• Among all participants, the rate of those considering suicide increased from 40% in 2020 to 45% in 2022. • 50% of participants, aged 13 to 17, considered suicide in the past year.

Climate Change Views Differ By Generation Regardless Of Ideology

For decades, scientists and public health officials have warned that the warming climate is the greatest threat to human health globally. But efforts to address the issue have been hampered by, among other things, climate change deniers. Those who do not view climate change as a significant problem driven mainly by human activity and the continued use of fossil fuels are also often associated with a partisan divide. But a June 2021 Pew Research Center poll found that millennials (born between 1981 and 1996) and Generation Z adults (born between 1997 and 2012) showed “high levels of engagement” in addressing climate change, regardless of party affiliation or ideology. The poll found that among Republicans, generational differences in views about climate change are “quite pronounced.”

The study found that 49% of Gen Z and 48% of millennial Republicans say that action is needed now to reduce the effects of climate change, compared to only 37% of Gen X (born after 1964) and 26% of baby boomers (born after 1946) who say it should be a top priority.

Poll: 21% Of Generation Z Self-Identify As LGBTQ+

A new poll shows that, with one in 10 millennials and one in five Generation Z members in the U.S. identifying as LGBTQ+, the proportion of that population should exceed 10% of the total U.S. population in the near future. The Gallup poll found that roughly 21% of Generation Z — those born between 1997 and 2003 — identify as lesbian, gay, bisexual, transgender or something other than heterosexual (LGBTQ+). That’s nearly twice as many as millennials, and the gap gets even bigger among older generations. Overall, the poll found that the percentage of U.S. adults who identify as LGBTQ+ has increased to a new high of 7.1%, double the percentage from 2012, when Gallup first began tracking LGBTQ+ stats. As part of the demographic information it collects on all U.S. telephone surveys, Gallup asked people in 2021 whether they believe they are heterosexual, lesbian, gay, bisexual, or transgender.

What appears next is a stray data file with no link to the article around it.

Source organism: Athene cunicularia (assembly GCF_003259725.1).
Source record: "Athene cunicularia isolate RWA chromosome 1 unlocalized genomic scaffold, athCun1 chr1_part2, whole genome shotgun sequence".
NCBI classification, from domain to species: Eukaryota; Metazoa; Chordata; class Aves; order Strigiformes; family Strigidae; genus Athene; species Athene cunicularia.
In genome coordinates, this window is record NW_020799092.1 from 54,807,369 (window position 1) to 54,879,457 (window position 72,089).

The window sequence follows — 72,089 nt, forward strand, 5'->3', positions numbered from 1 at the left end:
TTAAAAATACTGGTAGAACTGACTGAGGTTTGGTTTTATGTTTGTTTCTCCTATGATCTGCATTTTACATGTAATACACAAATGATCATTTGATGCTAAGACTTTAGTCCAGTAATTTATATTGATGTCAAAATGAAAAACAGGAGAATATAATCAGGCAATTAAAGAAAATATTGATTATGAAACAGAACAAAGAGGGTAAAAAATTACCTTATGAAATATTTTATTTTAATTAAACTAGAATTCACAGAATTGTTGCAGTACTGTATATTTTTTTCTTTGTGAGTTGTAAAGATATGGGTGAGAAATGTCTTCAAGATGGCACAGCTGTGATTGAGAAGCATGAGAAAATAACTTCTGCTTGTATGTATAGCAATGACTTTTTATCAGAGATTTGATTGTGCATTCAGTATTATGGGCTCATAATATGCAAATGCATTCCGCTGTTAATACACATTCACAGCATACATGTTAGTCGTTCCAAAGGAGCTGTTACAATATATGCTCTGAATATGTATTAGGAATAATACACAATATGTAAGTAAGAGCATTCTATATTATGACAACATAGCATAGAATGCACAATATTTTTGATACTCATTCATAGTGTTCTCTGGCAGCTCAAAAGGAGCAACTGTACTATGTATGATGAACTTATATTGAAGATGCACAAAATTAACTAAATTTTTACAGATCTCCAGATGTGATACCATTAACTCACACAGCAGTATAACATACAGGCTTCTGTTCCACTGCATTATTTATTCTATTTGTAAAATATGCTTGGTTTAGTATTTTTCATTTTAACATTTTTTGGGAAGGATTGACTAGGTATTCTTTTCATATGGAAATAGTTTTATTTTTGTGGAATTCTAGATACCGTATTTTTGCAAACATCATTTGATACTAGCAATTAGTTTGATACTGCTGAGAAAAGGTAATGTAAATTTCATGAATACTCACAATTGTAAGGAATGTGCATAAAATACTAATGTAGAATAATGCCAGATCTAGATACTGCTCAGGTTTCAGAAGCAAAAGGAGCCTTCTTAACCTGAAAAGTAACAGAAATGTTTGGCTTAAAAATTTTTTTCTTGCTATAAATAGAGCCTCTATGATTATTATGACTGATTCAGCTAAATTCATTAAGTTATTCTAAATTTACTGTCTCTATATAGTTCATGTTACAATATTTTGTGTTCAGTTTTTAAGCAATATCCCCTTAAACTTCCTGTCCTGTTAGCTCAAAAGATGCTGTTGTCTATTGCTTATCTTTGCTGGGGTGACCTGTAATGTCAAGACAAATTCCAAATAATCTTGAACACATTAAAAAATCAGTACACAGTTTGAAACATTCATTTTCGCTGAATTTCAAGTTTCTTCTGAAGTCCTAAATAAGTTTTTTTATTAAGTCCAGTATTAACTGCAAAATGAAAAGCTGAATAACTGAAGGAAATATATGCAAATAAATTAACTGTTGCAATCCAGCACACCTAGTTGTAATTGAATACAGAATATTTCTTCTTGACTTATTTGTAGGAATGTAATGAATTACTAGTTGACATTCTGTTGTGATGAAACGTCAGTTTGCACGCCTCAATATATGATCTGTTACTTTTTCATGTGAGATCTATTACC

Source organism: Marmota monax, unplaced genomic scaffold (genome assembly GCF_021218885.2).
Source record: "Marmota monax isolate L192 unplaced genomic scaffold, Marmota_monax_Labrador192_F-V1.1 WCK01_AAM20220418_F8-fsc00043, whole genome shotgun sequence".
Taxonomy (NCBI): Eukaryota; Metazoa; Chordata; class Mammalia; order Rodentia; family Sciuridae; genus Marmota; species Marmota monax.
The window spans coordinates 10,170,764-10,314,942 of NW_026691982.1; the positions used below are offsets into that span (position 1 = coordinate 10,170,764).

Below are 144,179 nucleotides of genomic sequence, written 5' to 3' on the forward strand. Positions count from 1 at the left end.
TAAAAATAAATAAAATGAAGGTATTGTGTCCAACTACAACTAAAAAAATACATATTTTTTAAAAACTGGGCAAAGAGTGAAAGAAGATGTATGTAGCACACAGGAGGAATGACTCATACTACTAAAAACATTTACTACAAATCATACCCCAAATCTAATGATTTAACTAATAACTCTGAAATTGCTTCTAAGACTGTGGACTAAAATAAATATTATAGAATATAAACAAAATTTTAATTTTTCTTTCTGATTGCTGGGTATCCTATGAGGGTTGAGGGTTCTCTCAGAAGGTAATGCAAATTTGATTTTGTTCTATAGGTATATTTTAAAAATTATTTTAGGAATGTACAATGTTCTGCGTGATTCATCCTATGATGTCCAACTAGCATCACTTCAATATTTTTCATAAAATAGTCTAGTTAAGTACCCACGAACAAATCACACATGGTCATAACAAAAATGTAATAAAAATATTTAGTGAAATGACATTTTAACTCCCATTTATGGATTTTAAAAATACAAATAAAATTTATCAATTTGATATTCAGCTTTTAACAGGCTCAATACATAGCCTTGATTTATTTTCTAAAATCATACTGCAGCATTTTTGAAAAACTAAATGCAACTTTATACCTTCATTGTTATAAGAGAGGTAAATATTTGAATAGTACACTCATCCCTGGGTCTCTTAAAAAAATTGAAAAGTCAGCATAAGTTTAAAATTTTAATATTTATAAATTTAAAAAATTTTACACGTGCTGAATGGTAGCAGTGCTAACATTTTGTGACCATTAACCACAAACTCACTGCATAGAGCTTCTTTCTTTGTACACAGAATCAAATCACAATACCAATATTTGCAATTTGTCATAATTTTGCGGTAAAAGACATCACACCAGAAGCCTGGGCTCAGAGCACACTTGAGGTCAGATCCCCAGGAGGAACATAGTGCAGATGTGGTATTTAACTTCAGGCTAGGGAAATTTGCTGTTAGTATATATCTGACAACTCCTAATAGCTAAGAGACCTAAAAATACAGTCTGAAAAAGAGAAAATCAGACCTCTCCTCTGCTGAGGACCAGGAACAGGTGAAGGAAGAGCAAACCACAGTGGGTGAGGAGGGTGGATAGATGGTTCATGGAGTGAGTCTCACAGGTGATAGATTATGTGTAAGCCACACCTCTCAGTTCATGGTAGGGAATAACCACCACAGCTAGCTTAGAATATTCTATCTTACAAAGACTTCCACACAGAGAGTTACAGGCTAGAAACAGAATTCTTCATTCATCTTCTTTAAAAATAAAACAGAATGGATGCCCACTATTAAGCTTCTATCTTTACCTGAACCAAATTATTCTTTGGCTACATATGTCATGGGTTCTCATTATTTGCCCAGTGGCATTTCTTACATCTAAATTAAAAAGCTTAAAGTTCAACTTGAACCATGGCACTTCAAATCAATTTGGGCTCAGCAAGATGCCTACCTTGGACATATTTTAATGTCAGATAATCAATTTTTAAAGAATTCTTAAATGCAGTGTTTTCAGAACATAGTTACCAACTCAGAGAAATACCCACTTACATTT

Legalized Online Gambling Sparks Increase In Younger People Seeking Help

The number of Connecticut residents seeking help for gambling addiction is growing larger and younger, according to problem gambling experts and mental health providers, who say they are fielding an influx of new patients following the state’s legalization of some forms of online gambling. Professionals say that the widespread accessibility of gambling has exacerbated addiction since online and mobile sports betting and virtual casinos opened in October. The largest increase? Young men participating in sports betting. “If you asked me six months ago, the normal person who you think is a problem gambler would have been that little old lady at the slot machine.

Crime On CT College Campuses Drops By 29% in 2020; Pandemic Credited

New college safety data revealed a 29% decrease in all crimes reported across Connecticut’s 10 largest four-year undergraduate institutions from 2019 to 2020, including a 42% decrease in sexual offenses. This 29% decline marks the steepest drop in recent years. Between 2018 and 2019, reported crimes among the 10 largest universities decreased by 11% and sexual offenses decreased by 17%. University of Connecticut spokesperson Stephanie Reitz said that the COVID-19 pandemic, which halted the spring semester and moved classes online in March of 2020, can explain that year’s dip in crime. “The coronavirus pandemic significantly decreased the on-campus population at Storrs and the regional campuses for much of the 2020 calendar year, and the number of incidents reported during that period decreased as a result. Previous figures from 2019 and next year’s 2021 figures are expected to be more representative of a typical year,” Reitz wrote in a UConn press release.